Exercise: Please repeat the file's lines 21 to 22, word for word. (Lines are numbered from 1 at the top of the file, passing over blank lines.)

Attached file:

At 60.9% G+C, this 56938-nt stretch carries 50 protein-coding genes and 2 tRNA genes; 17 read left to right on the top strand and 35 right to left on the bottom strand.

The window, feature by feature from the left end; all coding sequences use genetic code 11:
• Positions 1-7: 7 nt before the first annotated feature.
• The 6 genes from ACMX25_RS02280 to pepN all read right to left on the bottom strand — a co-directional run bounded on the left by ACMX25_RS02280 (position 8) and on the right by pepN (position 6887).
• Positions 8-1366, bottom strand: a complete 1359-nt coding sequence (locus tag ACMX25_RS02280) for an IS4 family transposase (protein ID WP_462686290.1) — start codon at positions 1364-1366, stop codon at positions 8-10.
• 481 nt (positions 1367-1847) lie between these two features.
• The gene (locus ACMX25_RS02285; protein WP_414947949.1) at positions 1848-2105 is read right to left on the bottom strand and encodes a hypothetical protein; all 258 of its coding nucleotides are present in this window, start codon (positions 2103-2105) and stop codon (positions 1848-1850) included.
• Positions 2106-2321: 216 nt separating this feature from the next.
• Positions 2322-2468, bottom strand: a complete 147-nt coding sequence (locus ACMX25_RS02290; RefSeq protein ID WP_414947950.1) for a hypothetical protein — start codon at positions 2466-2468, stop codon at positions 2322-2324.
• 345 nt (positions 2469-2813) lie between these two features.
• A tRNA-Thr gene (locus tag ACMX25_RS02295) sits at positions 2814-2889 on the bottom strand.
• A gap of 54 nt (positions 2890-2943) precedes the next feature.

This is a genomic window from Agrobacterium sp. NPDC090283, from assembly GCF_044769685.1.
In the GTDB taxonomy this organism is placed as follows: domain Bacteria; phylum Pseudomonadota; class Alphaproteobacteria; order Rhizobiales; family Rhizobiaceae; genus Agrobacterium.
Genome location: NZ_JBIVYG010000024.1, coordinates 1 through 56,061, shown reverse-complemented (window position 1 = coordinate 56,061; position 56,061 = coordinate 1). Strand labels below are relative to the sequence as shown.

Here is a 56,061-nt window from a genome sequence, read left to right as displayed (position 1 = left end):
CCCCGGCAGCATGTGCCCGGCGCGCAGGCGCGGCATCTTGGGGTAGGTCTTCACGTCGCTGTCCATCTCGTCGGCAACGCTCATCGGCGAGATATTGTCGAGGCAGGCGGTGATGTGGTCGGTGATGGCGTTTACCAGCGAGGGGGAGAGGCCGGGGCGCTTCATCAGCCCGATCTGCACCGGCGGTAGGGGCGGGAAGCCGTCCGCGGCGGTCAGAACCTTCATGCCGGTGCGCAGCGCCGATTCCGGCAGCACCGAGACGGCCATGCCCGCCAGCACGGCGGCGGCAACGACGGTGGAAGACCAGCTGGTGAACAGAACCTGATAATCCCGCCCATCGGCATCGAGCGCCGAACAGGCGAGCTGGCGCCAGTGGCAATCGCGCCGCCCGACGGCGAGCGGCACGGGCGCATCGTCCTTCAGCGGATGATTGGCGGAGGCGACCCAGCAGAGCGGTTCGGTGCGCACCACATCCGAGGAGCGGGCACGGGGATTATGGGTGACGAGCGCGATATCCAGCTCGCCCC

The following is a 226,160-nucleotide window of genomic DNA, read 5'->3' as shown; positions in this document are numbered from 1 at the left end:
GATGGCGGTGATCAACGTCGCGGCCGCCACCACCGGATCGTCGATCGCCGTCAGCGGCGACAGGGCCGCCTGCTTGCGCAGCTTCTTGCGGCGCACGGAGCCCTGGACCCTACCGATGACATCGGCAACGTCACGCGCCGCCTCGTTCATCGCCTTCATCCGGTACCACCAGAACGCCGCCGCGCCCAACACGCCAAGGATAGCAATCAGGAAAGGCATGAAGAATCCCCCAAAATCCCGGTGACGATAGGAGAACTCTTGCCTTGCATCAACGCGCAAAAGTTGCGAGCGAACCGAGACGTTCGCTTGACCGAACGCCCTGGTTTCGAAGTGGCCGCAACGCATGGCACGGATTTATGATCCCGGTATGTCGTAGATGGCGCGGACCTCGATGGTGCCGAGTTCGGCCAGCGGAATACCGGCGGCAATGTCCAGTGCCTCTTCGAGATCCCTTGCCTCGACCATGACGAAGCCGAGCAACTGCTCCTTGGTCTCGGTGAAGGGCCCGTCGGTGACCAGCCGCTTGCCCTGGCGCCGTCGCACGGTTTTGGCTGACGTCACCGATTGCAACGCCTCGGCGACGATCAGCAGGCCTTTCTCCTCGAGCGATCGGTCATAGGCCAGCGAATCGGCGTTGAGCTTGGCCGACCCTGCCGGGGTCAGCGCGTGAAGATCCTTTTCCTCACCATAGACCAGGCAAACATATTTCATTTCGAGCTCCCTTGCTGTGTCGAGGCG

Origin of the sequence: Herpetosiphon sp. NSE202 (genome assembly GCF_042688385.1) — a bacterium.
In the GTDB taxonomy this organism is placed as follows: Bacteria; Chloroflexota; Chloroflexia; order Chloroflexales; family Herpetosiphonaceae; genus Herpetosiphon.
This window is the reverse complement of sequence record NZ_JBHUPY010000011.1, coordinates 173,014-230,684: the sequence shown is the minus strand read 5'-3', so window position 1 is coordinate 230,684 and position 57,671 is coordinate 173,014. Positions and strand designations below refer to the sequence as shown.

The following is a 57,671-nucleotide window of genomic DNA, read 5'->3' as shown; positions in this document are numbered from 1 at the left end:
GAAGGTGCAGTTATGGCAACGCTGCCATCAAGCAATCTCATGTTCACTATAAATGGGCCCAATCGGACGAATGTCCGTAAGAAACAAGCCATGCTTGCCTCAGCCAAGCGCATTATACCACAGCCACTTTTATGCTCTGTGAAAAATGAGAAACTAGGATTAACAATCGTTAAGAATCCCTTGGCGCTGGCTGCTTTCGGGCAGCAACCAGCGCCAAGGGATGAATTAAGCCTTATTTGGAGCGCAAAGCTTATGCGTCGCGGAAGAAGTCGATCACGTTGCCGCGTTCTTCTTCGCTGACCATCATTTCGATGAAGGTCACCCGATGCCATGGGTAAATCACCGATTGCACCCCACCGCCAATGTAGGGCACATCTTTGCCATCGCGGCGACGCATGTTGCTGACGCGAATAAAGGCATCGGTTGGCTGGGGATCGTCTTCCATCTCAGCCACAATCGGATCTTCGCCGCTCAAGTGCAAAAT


In the GTDB taxonomy this organism is placed as follows: Bacteria; Chloroflexota; Chloroflexia; order Chloroflexales; family Herpetosiphonaceae; genus Herpetosiphon.
This window is the reverse complement of sequence record NZ_JBHUPY010000011.1, coordinates 173,014-230,684: the sequence shown is the minus strand read 5'-3', so window position 1 is coordinate 230,684 and position 57,671 is coordinate 173,014. Positions and strand designations below refer to the sequence as shown.